That’s the situation today, but it’s also the shameful way we responded as Jews were fleeing Nazi Germany in the 1930s. In the shadow of one world war, on the eve of another, Americans feared that European Jews might be left-wing security threats.
“Jews are not Communists,” Rabbi Louis I. Newman of Manhattan noted, pleadingly, in December 1938, trying to assuage the xenophobia. “Judaism has nothing in common with Communism.”
Yet in January 1939, Americans polled said, by a 2-to-1 majority, that the United States should not accept 10,000 mostly Jewish refugee children from Germany. That year, the United States turned away a ship, the St. Louis, with Jewish refugee children; the St. Louis returned to Europe, where some of its passengers were murdered by the Nazis.
That is a stain on our conscience that risks being repeated. Some 26 Republican governors are trying to block entry of Syrian refugees. All the Republican presidential candidates say that we should bar Syrian refugees or apply a religious test and accept only Christians.
Gov. Chris Christie of New Jersey says we shouldn’t accept Syrians even if they are toddlers and orphans. And the House of Representatives may vote this week on legislation to impede the resettlement of Syrian refugees.
One Syrian family – a man who once ran a clothing store, his wife and their 4-year-old child – were supposed to arrive in Indiana this week. Then Gov. Mike Pence announced that Syrians were unwelcome, and the family is settling in Connecticut instead.
Remember what a Syrian immigrant looks like – the father of Steve Jobs.
Thank goodness that when my father came to America as a refugee from Eastern Europe in 1952, politicians weren’t fearmongering. My dad sailed to New York, bought a copy of the Sunday New York Times to teach himself English, and took the train across the country to a welcoming Oregon.
When Indiana today shuns desperate refugees, it is shunning people like my family.
Yes, security is critical, but I’ve known people who have gone through the refugee vetting process, and it’s a painstaking ordeal that lasts two years or more. It’s incomparably more rigorous than other pathways to the United States.
If the Islamic State wanted to dispatch a terrorist to America, it wouldn’t ask a mole to apply for refugee status, but rather to apply for a student visa to study at, say, Indiana University. Hey, governors, are you going to keep out foreign university students?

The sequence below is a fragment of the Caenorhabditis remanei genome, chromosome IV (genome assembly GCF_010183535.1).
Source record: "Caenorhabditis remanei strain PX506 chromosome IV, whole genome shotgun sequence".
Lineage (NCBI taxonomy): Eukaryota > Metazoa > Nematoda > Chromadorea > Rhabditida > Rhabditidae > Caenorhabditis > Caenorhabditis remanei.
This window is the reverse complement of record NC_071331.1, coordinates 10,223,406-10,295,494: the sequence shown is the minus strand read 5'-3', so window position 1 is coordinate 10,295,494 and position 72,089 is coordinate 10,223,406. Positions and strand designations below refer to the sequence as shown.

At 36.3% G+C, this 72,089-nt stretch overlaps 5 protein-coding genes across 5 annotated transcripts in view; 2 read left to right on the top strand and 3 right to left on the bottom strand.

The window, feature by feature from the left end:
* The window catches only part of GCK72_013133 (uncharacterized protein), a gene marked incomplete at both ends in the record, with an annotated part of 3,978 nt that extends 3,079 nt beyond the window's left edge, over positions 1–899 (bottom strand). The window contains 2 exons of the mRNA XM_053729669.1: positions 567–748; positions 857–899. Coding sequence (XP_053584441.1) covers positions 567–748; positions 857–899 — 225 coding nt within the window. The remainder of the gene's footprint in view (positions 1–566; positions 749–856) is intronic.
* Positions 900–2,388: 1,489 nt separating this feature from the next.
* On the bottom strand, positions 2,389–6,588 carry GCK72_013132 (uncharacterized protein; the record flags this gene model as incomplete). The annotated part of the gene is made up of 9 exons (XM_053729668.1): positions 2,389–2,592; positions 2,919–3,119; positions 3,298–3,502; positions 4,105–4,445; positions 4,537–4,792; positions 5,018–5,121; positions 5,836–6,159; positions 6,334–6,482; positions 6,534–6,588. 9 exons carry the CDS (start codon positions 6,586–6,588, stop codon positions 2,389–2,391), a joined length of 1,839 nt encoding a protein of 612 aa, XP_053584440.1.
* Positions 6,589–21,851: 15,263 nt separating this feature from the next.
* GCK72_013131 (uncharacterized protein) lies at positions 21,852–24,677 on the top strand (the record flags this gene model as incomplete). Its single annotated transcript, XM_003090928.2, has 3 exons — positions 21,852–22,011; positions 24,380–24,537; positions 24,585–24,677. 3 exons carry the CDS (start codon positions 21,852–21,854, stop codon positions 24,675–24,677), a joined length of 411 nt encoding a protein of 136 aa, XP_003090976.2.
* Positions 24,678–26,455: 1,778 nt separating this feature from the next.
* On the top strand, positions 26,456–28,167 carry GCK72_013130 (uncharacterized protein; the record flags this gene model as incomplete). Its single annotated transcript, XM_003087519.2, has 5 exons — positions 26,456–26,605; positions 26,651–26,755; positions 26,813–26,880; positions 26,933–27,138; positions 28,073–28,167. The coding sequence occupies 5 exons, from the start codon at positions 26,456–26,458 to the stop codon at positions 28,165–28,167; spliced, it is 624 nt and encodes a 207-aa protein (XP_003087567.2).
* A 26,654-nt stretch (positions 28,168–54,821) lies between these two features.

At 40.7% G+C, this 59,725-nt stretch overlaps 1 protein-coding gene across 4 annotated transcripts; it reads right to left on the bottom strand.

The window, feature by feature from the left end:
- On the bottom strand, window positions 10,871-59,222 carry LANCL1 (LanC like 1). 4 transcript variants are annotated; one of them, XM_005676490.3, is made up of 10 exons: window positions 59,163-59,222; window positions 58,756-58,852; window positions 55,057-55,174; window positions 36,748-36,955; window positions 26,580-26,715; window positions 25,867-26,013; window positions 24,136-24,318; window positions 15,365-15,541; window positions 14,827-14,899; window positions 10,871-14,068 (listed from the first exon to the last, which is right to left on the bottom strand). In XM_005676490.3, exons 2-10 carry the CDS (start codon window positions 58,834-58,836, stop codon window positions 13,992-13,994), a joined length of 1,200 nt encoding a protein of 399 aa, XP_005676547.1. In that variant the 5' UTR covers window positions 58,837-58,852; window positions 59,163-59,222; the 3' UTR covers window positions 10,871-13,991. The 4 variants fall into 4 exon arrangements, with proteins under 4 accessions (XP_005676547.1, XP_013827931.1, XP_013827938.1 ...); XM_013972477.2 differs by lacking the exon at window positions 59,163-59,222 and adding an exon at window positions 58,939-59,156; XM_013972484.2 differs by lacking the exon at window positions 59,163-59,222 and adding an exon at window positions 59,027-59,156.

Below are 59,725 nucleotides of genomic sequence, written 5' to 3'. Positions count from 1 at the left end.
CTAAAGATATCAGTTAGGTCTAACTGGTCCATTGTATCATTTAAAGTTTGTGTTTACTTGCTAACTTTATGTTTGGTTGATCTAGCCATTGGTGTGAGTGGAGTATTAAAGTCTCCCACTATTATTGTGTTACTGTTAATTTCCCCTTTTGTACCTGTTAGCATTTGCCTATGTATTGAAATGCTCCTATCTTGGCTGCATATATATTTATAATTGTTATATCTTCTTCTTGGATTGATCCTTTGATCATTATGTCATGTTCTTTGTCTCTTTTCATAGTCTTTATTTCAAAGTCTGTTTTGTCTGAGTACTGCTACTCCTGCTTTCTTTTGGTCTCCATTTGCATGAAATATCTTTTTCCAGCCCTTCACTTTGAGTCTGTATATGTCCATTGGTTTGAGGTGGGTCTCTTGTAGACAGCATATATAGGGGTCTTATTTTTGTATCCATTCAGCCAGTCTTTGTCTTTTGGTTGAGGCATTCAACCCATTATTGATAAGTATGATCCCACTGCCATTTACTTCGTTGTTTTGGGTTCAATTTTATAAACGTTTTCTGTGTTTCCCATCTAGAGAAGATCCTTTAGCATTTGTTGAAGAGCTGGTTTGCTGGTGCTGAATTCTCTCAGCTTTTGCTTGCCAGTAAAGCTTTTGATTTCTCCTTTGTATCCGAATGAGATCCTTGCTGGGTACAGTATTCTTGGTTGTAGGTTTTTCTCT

Or the Islamic State could simply send fighters who are French or Belgian citizens (like some of those behind the Paris attacks) to the U.S. as tourists, no visa required. Governors, are you planning to ban foreign tourists, too?
Refugee vetting has an excellent record. Of 785,000 refugees admitted to the United States since 9/11, just three have been arrested for terrorism-related charges, according to the Migration Policy Institute in Washington.
If Republican governors are concerned about security risks, maybe they should vet who can buy guns. People on terrorism watch lists are legally allowed to buy guns in the United States, and more than 2,000 have done so since 2004. The National Rifle Association has opposed legislation to rectify this.
Although Donald Trump fulminates about President Barack Obama supposedly wanting to bring in 250,000 or more Syrian refugees, that’s preposterous: Obama proposes admitting 10,000 Syrian refugees over a year. That’s tiny, just 1 percent of the number that Lebanon has accepted.
The Islamic State is trying to create a religious divide and an anti-refugee backlash, so that Muslims will feel alienated and turn to extremism. If so, American and European politicians are following the Islamic State’s script.
Let’s be careful not to follow that script further and stigmatize all Muslims for ISIS terrorism. As a young British Muslim man, Kash Ali, wrote in a post that went viral on Twitter: “I don’t understand why non Muslims think we British Muslims can stop ISIS. Mate, I can’t even get a text back from the girl I like, and you expect me to stop a terrorist organization?”
Look, accepting 10,000 refugees is not a solution. Indeed, there is a risk that Angela Merkel’s admirable compassion will lead far larger numbers to undertake the difficult journey and die on the way. The top priority must be making Syria habitable so that refugees need not flee. This is where I believe Obama has failed – Syria is his worst foreign policy failure – but it’s good to see him push back at the hysteria about Syrian refugees.
Helping Syrian refugees today doesn’t solve the Middle East mess any more than helping Jewish refugees in 1939 would have toppled Hitler. But it’s the right thing to do. Syrians, no less than those Jewish refugees, no less than my father, are human beings needing help, not flotsam.
Contact Kristof at Facebook.com/Kristof or Twitter.com/NickKristof.